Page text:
The next segment, i.e. array of elements, will then be considered, provided that the note is still under the head (step 126).
This procedure is followed independently by each unit of the CCD assembly until the banknote has been completely scanned and the array memory is filled.
In step 128, the ratio of fit segments (rating 2) to unfit segments (rating 1) is calculated and in step 130 this ratio is compared with a threshold ratio FT. If the calculated ratio is less than the threshold ratio the note is classified "unfit"; if it is equal to or exceeds the threshold ratio the note is passed as "fit".
FIG. 4 represents the contents of the array memory 40 after a banknote has been interrogated. Cells of the array memory 40 corresponding to areas outside the banknote boundary are rated as O. Each cell of the array memory corresponding to an area inside the banknote boundary is given a value (0, 1 or 2) reprsenting the result of the evaluation of the corresponding array of scanned elements.
The information stored in the array memory 40 can now be processed to give a measure of the background soil level of the note and the amount of localized soiling on the unprinted areas of the note.
In the example shown in FIG. 4, each element represents an area, interrogated by a 512 line camera, which is 0.5 mm in the x-direction and Mmm in the y-direction. The value in the x-direction is defined by the resolution of the camera. It has been assumed that the maximum width of banknote that will be encountered is 100 mm.
The background soil may be determined by calculating the ratio: (number of cells with a "2" rating) divided by (number of cells with a "1" rating). This ratio is then compared with a preset threshold which, if equalled or exceeded will result in the classification of the banknote as "fit"; otherwise, the note is classified as "unfit".
Although a banknote may be classified as "fit" according to the above-described criteria, localized regions of soiling may require that the note be classified "unfit". These locally soiled regions may be identified by searching the array memory 40, row by row, to locate groups of contiguous cells having the "unfit" rating 1. Groups exceeding a predetermined size may be counted and if a critical count is exceeded, the note will be classified as "unfit".
In an alternative method of measuring localized soil, if after measuring the reflectivity per unit area of a banknote segment and comparing it with VF, the segment is classified "fit", a counter is incremented; otherwise, the counter is not incremented. This is repeated for each segment of the note and the procedure is followed independently by each element of the CCD assembly until the note has been completely scanned. The accumulated totals in each counter are summed and the overall total count CT is then a measure of the fitness of the banknote. If this total count exceeds a final threshold CF, the note is classified as "fit"; otherwise it is classified as "unfit".
However, to sum the values for all individual segments over a number of successive scans necessitates the use of 512 identical units of hardware, each comprising timers, summators, storage, etc.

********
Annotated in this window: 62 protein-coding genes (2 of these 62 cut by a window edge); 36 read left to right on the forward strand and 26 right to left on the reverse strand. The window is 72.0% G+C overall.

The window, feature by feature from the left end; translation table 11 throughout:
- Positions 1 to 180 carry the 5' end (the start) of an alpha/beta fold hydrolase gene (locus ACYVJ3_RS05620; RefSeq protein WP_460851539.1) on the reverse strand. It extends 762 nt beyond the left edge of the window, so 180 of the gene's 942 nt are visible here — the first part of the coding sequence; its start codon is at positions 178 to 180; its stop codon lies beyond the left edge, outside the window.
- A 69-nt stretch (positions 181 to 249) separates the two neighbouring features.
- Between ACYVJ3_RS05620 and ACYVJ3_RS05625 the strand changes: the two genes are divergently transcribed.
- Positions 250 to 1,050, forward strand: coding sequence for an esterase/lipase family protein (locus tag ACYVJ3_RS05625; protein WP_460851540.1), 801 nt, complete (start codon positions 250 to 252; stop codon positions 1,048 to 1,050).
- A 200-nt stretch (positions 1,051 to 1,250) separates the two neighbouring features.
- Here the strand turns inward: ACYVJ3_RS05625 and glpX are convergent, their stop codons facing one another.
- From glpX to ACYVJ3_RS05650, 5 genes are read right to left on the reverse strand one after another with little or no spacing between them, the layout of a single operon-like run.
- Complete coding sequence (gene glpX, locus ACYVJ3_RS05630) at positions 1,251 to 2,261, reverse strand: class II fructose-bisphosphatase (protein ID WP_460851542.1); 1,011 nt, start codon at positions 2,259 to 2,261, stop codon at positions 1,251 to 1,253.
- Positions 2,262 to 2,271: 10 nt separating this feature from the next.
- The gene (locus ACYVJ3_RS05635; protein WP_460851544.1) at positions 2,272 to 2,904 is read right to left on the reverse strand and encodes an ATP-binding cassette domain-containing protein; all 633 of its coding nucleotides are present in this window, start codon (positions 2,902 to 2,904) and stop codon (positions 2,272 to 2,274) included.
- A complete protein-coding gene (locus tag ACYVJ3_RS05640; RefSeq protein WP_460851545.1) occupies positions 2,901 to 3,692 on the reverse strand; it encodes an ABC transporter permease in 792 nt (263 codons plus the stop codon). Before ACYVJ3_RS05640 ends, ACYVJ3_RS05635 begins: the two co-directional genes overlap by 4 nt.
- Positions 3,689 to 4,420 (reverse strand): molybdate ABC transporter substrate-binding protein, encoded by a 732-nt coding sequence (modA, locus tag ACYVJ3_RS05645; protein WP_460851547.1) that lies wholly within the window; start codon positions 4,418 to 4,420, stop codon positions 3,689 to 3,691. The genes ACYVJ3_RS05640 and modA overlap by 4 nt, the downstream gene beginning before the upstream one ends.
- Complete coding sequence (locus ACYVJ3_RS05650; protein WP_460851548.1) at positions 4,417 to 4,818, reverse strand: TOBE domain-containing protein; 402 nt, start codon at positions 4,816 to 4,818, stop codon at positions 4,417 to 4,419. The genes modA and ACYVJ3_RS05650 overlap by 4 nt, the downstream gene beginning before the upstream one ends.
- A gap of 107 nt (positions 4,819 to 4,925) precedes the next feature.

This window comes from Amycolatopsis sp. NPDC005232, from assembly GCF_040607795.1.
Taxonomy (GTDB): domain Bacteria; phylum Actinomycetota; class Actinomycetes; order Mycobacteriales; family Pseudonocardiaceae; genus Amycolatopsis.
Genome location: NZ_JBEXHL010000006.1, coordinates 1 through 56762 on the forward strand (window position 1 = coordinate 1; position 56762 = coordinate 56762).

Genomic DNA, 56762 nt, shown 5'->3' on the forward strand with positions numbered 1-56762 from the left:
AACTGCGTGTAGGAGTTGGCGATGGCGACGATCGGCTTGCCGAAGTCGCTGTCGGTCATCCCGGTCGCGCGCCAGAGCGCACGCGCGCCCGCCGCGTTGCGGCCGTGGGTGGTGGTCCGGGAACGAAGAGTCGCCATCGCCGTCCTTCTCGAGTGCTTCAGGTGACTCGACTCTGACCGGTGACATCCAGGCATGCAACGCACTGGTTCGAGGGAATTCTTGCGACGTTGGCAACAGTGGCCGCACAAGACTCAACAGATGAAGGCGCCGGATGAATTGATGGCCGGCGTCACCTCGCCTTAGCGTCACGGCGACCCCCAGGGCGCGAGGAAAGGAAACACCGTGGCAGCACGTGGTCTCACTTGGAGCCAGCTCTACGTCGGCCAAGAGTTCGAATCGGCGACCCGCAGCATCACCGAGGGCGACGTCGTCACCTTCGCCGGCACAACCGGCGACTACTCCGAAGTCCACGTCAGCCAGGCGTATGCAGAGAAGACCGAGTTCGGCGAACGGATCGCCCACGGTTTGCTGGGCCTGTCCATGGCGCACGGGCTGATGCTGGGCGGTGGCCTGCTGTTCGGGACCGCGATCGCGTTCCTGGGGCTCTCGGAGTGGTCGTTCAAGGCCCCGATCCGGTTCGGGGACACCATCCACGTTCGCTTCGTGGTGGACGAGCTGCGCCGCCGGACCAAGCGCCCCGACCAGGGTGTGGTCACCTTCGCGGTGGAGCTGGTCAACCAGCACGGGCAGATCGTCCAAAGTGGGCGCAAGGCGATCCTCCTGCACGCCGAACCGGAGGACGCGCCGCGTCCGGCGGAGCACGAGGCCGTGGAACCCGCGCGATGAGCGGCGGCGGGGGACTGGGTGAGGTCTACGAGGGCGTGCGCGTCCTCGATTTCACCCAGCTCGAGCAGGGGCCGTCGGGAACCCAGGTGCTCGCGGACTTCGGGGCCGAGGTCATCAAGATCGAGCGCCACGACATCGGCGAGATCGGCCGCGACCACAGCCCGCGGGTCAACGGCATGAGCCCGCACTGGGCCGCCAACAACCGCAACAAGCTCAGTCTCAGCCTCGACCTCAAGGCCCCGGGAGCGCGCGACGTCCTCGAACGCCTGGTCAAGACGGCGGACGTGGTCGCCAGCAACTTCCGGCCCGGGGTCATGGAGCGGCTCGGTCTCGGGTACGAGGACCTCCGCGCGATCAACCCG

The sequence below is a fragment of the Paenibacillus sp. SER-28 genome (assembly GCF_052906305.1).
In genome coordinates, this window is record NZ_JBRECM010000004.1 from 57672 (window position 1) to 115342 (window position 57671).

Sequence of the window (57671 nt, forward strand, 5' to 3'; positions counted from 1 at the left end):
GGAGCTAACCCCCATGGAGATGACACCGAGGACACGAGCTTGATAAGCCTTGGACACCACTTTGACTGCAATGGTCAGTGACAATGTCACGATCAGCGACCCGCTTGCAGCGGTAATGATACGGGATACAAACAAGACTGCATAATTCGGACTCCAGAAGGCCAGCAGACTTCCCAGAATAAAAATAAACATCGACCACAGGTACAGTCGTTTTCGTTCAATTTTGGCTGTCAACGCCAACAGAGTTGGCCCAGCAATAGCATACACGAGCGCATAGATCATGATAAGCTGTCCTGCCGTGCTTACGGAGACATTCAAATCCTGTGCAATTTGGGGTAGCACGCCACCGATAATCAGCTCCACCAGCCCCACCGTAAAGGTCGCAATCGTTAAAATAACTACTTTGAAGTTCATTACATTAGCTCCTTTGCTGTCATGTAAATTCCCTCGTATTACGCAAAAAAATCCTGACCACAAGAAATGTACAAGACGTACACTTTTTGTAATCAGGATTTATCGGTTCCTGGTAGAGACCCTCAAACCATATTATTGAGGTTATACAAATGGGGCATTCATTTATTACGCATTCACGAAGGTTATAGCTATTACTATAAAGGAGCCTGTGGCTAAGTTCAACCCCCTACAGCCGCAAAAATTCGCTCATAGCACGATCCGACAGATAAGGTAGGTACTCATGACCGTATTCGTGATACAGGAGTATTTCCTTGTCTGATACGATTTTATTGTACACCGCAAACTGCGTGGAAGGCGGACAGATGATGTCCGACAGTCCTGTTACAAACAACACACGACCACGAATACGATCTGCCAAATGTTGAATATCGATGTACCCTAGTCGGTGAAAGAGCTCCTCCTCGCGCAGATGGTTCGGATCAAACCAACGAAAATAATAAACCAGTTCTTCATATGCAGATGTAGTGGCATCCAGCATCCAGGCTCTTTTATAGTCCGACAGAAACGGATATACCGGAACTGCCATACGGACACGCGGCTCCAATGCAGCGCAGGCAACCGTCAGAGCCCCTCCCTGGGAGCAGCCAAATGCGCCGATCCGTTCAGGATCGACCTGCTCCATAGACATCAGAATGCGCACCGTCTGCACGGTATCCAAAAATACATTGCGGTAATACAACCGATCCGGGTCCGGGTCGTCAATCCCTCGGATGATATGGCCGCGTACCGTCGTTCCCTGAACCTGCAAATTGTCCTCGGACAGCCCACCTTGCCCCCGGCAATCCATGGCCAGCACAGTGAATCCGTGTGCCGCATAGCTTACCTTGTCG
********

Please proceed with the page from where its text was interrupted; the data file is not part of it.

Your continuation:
A considerable simplification and reduction in hardward can be achieved by applying the process shown in the flow diagram to the summation of groups of elements within the same scan; the result of this in the contents of the array memory, is shown in FIG. 5. In the y-direction of FIG. 5, which is the direction of travel of the banknote, the note will move for example approximately 0.5 mm in the time taken to gather data from a single scan using a 512-element line-scan camera. As the camera resolution is 0.5 mm, the dynamic resolution in the y-direction is about 1 mm. The information can now be dealt with in real time by one unit of hardware.
As indicated above, consideration of the face of the document area-by-area, as is in the example described, is not essential to the invention. As an example the signal processing circuit may operate by comparing the integrated brightness of the sensor output, during periods in which the sensor output exceeds the first threshold, with the integrated duration of the periods for which the sensor output exceeds the first threshold. Alternatively, instead of giving a "brightness rating" to each area of the document (each area containing a number of sensed elements), each sensed element can be given a brightness rating.
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|U.S. Classification||382/112, 356/71, 250/556, 209/534, 382/135|
|International Classification||G07D7/12, G07D7/00, G01N21/892, G01N21/89, G07D7/18|
|Cooperative Classification||G07D7/187, G07D7/12|
|European Classification||G07D7/18D, G07D7/12|
|May 9, 1986||AS||Assignment|
Owner name: DA LA RUE SYSTEMS LIMITED, DE LA RUE HOUSE, 3/5 B
Free format text: ASSIGNMENT OF ASSIGNORS INTEREST.;ASSIGNORS:CHAPMAN, VICTOR B.;LACEY, PAUL D.;REEL/FRAME:004567/0822
Effective date: 19860424
|May 24, 1991||FPAY||Fee payment|
Year of fee payment: 4
|Jul 11, 1995||REMI||Maintenance fee reminder mailed|
|Dec 3, 1995||LAPS||Lapse for failure to pay maintenance fees|
|Feb 6, 1996||FP||Expired due to failure to pay maintenance fee|
Effective date: 19951206